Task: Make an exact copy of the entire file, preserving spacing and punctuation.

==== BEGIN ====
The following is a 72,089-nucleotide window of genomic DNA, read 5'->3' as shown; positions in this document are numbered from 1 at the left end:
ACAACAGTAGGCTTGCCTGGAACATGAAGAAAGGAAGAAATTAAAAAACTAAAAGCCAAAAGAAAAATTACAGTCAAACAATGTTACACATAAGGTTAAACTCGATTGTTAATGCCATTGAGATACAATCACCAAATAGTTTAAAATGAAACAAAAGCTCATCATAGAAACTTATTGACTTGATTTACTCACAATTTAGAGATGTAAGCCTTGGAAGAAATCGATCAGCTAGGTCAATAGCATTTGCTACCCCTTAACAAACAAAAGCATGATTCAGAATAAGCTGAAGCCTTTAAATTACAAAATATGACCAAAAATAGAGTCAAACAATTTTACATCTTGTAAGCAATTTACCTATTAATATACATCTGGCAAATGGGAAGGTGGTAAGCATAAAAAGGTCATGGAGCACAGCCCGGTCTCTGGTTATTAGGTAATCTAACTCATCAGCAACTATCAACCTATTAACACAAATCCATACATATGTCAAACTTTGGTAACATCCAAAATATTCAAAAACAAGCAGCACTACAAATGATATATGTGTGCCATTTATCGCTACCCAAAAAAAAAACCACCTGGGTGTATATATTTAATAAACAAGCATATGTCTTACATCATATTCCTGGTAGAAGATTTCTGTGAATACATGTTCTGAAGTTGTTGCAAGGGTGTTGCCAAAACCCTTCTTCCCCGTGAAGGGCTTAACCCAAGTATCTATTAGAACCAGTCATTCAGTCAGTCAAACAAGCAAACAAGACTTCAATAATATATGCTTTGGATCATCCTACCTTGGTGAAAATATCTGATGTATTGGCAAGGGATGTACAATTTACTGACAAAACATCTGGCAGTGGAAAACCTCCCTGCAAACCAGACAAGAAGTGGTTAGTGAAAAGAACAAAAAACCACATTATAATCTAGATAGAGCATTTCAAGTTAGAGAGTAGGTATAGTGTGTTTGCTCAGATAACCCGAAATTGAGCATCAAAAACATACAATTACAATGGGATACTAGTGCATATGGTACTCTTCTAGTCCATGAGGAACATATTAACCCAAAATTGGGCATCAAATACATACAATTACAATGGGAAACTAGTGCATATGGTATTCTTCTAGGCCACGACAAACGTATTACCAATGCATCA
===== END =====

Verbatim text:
The following is a 72,089-nucleotide window of genomic DNA, read 5'->3' as shown; positions in this document are numbered from 1 at the left end:
ACAACAGTAGGCTTGCCTGGAACATGAAGAAAGGAAGAAATTAAAAAACTAAAAGCCAAAAGAAAAATTACAGTCAAACAATGTTACACATAAGGTTAAACTCGATTGTTAATGCCATTGAGATACAATCACCAAATAGTTTAAAATGAAACAAAAGCTCATCATAGAAACTTATTGACTTGATTTACTCACAATTTAGAGATGTAAGCCTTGGAAGAAATCGATCAGCTAGGTCAATAGCATTTGCTACCCCTTAACAAACAAAAGCATGATTCAGAATAAGCTGAAGCCTTTAAATTACAAAATATGACCAAAAATAGAGTCAAACAATTTTACATCTTGTAAGCAATTTACCTATTAATATACATCTGGCAAATGGGAAGGTGGTAAGCATAAAAAGGTCATGGAGCACAGCCCGGTCTCTGGTTATTAGGTAATCTAACTCATCAGCAACTATCAACCTATTAACACAAATCCATACATATGTCAAACTTTGGTAACATCCAAAATATTCAAAAACAAGCAGCACTACAAATGATATATGTGTGCCATTTATCGCTACCCAAAAAAAAAACCACCTGGGTGTATATATTTAATAAACAAGCATATGTCTTACATCATATTCCTGGTAGAAGATTTCTGTGAATACATGTTCTGAAGTTGTTGCAAGGGTGTTGCCAAAACCCTTCTTCCCCGTGAAGGGCTTAACCCAAGTATCTATTAGAACCAGTCATTCAGTCAGTCAAACAAGCAAACAAGACTTCAATAATATATGCTTTGGATCATCCTACCTTGGTGAAAATATCTGATGTATTGGCAAGGGATGTACAATTTACTGACAAAACATCTGGCAGTGGAAAACCTCCCTGCAAACCAGACAAGAAGTGGTTAGTGAAAAGAACAAAAAACCACATTATAATCTAGATAGAGCATTTCAAGTTAGAGAGTAGGTATAGTGTGTTTGCTCAGATAACCCGAAATTGAGCATCAAAAACATACAATTACAATGGGATACTAGTGCATATGGTACTCTTCTAGTCCATGAGGAACATATTAACCCAAAATTGGGCATCAAATACATACAATTACAATGGGAAACTAGTGCATATGGTATTCTTCTAGGCCACGACAAACGTATTACCAATGCATCA